Relining Motorcycle Brake Relining Motorcycle Brake Shoes Okay,...

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Transcript of Relining Motorcycle Brake Relining Motorcycle Brake Shoes Okay,...

  • Relining Motorcycle Brake Shoes

    Okay, I’m Cheap.

  • Most Motorcycles to be restored have old or worn-out brake linings. Many times you can buy new brake shoes, but with some old motorcycles they can be hard to find.

  • Removing the Old Lining Use a drill to remove the mushroomed end of the rivet from the back side. Then punch the rivet out, also from the back side. I use a drill bit that is slightly larger than the body size of the rivet, being careful not to drill the shoe.

  • Brake Lining Material You can buy brake shoe material from McMaster Carr. I use the Metal Free Brake and Clutch Lining. It has a high-medium coefficient of friction and comes in many thicknesses and widths. It can be bonded or riveted. Cut to length based on the old lining, and mark the shoe for positioning.

  • Adhesive for Bonding the Lining

    Pliobond, available from McMaster Carr Get the high temperature Pliobond.

  • Heat to Bond I use instruction number 3, where heat is used to bond the lining to the shoe. This is done by putting the shoes in a BBQ or oven, but the lining must be clamped in place while heating and cooling the shoes.

    I initially bond the lining to the shoe even though I am riveting the linings. This holds the linings in place while you drill and rivet as you will see later. It also holds the edges and ends of this flexible lining in place. Pliobond is resistant to oil, chemicals, and water.

  • Clamping the Lining I started using lots of C-clamps to hold the lining on the shoe, but I found that a brake drum of the right size works great. You can shim the ends of the lining slightly if needed to make sure the ends of the lining are clamped to the shoe.

    This whole arrangement is now placed in the BBQ or oven and heated to 250-300 degrees for 20+ minutes. Leave the shoes clamped while cooling.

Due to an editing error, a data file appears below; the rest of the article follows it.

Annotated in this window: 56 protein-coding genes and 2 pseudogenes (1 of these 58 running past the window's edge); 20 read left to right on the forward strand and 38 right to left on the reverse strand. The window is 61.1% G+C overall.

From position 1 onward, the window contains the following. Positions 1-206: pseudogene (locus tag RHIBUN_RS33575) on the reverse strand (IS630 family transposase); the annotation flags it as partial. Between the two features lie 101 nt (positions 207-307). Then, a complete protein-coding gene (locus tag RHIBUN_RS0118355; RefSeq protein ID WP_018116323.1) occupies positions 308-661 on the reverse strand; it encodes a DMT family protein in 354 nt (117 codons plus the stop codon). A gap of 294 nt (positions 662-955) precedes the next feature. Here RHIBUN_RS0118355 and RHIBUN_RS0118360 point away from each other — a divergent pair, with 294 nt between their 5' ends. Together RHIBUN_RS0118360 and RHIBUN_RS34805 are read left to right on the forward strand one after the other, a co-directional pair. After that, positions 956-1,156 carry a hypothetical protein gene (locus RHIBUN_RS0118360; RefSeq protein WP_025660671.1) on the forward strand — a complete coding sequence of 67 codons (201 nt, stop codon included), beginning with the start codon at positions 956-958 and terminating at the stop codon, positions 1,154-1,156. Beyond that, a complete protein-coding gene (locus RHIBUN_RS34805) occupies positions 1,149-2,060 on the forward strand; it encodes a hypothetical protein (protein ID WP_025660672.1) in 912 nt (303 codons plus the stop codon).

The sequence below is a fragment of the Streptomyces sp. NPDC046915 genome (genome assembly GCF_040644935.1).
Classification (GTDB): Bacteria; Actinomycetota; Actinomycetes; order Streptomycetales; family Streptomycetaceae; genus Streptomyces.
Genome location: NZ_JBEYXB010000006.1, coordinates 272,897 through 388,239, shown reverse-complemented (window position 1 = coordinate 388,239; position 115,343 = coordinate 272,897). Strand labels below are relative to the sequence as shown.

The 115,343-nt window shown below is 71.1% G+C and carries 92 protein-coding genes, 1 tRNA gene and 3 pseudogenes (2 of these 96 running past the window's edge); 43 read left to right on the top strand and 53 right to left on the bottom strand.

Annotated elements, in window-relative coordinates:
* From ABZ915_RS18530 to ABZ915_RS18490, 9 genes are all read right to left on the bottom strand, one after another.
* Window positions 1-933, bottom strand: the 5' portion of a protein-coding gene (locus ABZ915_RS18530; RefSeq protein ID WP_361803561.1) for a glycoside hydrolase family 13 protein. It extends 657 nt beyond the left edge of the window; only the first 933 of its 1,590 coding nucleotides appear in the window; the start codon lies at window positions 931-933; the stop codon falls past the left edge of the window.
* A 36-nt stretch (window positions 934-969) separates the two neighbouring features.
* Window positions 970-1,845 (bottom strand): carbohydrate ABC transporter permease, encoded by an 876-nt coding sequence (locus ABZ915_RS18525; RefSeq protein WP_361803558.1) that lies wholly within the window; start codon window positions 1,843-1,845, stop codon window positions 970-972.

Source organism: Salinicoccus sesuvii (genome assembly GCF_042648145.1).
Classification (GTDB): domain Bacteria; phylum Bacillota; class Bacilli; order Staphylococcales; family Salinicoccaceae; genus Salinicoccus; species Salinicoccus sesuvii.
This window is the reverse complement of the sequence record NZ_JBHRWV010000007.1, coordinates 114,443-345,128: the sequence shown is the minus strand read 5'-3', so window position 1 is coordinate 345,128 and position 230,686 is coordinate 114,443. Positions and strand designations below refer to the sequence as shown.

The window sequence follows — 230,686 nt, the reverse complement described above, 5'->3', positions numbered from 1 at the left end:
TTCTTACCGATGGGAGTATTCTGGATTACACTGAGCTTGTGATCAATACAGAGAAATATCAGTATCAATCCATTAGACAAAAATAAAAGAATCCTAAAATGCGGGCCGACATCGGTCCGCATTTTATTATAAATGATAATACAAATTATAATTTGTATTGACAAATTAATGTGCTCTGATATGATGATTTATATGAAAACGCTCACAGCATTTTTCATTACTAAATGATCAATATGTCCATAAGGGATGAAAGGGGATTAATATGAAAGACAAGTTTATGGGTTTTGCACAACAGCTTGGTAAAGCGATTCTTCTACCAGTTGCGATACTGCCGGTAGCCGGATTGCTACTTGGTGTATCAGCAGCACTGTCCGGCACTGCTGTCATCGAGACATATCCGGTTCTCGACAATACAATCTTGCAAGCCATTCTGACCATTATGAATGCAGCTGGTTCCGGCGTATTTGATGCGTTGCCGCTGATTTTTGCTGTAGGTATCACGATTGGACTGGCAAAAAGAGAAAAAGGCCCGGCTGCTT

• Drilling the Lining

    Drill from the backside to locate the holes, keep perpendicular.

    Use a drill bit equal to the shoe’s hole size, 1/8” here. Don’t drill at an angle.

  • Rivet holes are located. Now we must countersink the holes to sink the rivet head below the surface.

  • I made a counter sink tool using a woodworking flat bottom countersink with integral 1/8” bit, available from Woodcraft. I ground down of diameter of the countersink portion to equal the size of the rivet head. I then added a collar to control depth.

  • Countersinking the holes, using the previous holes as a guide.

  • Rivets Copper rivets are used so they won’t score the drum if you run the linings down to the rivets.

    Rivets are available from Hanson Rivet Company or McMaster Carr.

  • Pop Rivet Tooling You need to make an “extension” nose for the pop rivet tool. This allows the tool to set the rivet head down in the countersink and pull the rivet up tight. Make sure the nose is not bigger than the head of the rivet. I made the nose larger on the top end so I could hold it with a small piece of aluminum to keep it from flying away every time you pop the rivet.

  • Here is the arrangement of the pop rivet tool with the extension nose in place. The nose holder is not in place here to better show the alignment.

  • Rivets in place.

  • Using a wider lining than needed allows for movement during bonding. Then the lining can be sanded to a perfect fit to the shoe.

  • Putting a bevel on the end of the lining to prevent grabbing.

  • These rivets were a little long, so I cut them off with a Dremel cut-off wheel for the sake of appearance.

  • All Done!!